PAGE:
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News Brief: Zion Narrows, Stericycle & Reacting To McAdams

Photo of where the Riverwalk Trail meets the river leading up to the Narrows Trail at Zion National Park.
David Fuchs
A family who owns about a mile stretch of the Narrows Trail, which runs through private property and into Zion Canyon, reached an agreement with land officials to guarantee permanent access to that part of the land.

Thursday morning, December 19, 2019


Church Defends Investments

The Church of Jesus Christ of Latter-day Saints is defending how it uses and invests member donations. It's a response to a former church employee's allegations made in a complaint to the Internal Revenue Service that the LDS Church had improperly built a $100 billion investment portfolio using member donations that are supposed to be used for charitable causes. Church spokesman Eric Hawkins says most of the money goes to fund church operations while another portion is "methodically safeguarded through wise financial management." The complaint claims the Church owes billions in unpaid taxes. — Associated Press

Stericycle Move

Stericycle Inc, a medical waste disposal company, has abandoned plans to build an incinerator in North Las Vegas. The company eyed an industrial park site to replace its facility north of Salt Lake City that is closing. It wanted to use the new facility to incinerate medical waste shipped from locations across the West and then store the resulting ash. Stericycle says it dropped its plans because of business considerations but gave no other details. — Diane Maggipinto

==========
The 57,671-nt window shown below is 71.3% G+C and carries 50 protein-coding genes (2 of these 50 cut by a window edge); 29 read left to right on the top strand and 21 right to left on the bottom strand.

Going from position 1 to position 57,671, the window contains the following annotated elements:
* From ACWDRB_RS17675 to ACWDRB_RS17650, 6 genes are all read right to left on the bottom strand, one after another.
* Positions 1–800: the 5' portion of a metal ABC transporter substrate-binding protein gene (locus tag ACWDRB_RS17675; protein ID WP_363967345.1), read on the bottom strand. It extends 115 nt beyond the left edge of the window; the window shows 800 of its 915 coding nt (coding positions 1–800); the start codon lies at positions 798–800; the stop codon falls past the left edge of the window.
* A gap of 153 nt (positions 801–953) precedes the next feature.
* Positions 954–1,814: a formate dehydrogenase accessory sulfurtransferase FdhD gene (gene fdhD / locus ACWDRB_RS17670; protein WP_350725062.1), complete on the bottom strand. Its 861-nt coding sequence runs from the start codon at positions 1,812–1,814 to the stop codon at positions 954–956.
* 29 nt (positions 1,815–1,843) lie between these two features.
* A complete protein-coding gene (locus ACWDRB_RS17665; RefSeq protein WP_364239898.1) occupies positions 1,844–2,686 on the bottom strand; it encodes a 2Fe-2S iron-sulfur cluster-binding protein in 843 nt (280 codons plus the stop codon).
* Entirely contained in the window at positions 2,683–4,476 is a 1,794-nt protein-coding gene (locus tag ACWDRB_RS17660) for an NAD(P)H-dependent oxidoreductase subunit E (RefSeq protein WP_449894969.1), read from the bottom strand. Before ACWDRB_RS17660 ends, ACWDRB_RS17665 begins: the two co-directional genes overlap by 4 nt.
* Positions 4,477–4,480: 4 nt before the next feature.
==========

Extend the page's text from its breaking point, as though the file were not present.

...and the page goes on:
Zion Narrows Opens

The Bulloch family has reached an agreement with land officials allowing permanent access to a portion of their property that borders the Narrows Trail at Zion National Park. The family owns about a mile stretch of the trail which starts outside the park. The path runs through private property and into Zion Canyon. The Trust for Public Land orchestrated a $1.5 million deal with the family that protects the land from development and guarantees permanent access to the trail. — Diane Maggipinto


Studying Tax Revenue From Public Land

A Silicone Slopes company called Geomancer is developing technology to determine how much tax revenue federal land would generate if it was held privately. The company presented the tool to state legislators on Monday. Last year, Utah counties received $41 million in payment in lieu of taxes, or PILT. Geomancer’s tool found that those counties would have collected over $150 million if the land was assessed at the state’s lowest tax rate. Republican state Sen. David Hinkins says the tool will likely be used by Utah’s congressional delegation to push for higher compensation to counties with public lands. — Kate Groetzinger, Blanding


Reaction To McAdams’ Impeachment Vote

Wednesday night, the U.S. House voted to impeach President Donald Trump. Utah’s four congressional representatives voted along party lines, with lone Democrat Ben McAdams supporting impeachment. It’s a political risk for McAdams, who faced a tough race last year. But it seems most voters weren’t going to be swayed by his decision one way or the other. One Democrat in McAdams’ district says she wishes he were more liberal, but understands he needs to strike a balance. Another constituent says it doesn’t matter how McAdams voted, she’ll cast her vote for the Republican in 2020. Read the full storyNicole Nixon

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